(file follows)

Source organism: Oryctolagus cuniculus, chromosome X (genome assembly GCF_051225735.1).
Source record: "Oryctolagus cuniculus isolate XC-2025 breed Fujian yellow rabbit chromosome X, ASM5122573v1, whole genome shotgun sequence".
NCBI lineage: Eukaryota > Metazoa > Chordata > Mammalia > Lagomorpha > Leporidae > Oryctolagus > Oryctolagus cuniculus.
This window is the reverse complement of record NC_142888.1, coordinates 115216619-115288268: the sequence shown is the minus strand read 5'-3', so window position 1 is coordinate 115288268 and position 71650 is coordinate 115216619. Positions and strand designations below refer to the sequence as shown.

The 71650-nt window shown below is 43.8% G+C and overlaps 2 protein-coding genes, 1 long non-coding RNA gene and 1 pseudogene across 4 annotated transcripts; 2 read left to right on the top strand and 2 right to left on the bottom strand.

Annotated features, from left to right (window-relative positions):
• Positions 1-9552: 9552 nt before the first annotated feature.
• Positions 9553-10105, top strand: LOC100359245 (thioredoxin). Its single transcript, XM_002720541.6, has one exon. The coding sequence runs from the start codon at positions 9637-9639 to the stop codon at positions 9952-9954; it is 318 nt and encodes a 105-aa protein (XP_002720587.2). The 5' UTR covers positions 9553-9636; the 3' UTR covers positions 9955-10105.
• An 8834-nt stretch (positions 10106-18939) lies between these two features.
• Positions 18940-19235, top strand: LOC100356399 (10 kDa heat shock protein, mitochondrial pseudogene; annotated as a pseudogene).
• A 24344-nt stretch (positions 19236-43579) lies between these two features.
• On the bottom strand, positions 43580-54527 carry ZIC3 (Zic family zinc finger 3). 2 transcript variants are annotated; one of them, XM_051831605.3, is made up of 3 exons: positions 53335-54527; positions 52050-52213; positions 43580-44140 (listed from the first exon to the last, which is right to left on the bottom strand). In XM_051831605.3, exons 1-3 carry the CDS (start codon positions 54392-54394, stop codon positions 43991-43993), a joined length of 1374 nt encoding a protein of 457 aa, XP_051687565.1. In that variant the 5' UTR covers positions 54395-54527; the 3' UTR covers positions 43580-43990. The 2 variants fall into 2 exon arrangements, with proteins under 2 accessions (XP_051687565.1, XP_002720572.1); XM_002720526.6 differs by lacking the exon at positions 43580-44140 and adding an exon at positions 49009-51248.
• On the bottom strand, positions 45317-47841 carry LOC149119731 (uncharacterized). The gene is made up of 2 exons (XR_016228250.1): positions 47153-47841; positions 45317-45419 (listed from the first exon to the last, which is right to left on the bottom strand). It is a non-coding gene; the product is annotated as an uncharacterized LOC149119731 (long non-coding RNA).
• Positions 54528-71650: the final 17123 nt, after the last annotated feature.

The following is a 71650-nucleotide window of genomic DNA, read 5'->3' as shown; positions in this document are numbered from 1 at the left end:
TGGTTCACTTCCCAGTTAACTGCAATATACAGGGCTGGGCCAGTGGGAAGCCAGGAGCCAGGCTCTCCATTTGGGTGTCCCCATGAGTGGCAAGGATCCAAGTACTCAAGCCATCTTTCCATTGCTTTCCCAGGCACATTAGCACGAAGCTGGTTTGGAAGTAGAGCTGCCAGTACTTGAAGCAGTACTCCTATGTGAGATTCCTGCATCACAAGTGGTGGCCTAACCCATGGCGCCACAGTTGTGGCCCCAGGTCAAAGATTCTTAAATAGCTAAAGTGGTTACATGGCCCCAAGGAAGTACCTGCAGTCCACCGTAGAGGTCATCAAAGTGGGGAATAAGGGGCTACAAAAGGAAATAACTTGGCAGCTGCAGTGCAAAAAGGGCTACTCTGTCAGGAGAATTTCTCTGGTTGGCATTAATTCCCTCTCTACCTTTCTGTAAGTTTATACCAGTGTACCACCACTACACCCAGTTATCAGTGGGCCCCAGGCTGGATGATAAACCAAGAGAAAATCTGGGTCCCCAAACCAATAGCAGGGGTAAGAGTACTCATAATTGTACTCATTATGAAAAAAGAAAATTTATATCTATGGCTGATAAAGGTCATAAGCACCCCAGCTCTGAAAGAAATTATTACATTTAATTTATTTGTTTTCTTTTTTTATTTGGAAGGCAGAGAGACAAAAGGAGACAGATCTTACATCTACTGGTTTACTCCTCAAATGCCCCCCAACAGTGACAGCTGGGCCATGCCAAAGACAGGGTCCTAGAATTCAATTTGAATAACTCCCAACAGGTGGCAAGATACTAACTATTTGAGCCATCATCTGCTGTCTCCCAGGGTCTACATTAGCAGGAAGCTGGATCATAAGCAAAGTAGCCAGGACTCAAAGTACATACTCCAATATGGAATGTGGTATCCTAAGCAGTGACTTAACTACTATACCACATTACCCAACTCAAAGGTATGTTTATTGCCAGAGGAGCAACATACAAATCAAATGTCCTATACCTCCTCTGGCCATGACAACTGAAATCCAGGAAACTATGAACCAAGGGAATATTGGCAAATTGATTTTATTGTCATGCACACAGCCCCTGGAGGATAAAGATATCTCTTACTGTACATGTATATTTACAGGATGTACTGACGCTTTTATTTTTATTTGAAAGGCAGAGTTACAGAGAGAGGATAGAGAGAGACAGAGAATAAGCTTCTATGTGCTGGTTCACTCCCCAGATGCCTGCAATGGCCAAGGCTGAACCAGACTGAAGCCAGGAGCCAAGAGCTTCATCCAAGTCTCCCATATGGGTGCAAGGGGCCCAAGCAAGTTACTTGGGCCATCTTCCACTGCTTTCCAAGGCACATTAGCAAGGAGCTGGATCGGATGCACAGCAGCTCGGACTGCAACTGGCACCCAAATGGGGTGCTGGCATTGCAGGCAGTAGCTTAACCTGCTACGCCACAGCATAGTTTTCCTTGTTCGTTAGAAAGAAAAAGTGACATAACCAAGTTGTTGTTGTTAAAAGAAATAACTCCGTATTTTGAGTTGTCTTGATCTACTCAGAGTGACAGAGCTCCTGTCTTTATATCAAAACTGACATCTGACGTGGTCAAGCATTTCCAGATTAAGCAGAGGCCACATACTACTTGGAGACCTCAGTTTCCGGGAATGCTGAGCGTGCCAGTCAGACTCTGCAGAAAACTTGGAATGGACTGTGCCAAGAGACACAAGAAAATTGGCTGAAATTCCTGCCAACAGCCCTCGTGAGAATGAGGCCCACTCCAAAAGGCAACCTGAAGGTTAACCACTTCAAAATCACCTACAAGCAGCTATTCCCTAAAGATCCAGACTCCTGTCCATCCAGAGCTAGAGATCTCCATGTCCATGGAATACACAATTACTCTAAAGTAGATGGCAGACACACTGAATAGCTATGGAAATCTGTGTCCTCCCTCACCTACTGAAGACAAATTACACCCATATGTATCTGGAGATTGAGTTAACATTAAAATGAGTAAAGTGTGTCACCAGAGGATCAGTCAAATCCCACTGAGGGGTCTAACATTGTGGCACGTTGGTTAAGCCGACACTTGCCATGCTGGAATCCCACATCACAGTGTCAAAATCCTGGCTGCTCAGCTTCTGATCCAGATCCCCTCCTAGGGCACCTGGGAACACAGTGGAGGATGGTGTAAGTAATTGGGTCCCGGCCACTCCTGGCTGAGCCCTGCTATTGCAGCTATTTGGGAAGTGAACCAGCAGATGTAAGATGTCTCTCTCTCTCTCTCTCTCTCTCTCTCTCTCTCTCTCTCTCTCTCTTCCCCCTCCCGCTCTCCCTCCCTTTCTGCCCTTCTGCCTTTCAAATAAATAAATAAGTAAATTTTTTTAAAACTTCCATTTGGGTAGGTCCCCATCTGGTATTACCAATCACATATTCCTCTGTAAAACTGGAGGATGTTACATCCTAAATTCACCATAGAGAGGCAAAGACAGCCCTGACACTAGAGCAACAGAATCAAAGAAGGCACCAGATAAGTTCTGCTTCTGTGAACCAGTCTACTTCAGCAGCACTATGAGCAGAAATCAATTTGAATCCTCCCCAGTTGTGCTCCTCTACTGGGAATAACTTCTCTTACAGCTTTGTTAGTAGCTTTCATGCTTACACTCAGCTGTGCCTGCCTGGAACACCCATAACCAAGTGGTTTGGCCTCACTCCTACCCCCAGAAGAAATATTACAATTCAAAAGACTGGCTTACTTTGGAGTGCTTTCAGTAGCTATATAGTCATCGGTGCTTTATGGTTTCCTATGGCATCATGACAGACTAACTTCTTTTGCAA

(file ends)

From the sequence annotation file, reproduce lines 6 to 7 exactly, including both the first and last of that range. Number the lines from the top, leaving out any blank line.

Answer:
Annotated features, from left to right (window-relative positions):
• Positions 1-9552: 9552 nt before the first annotated feature.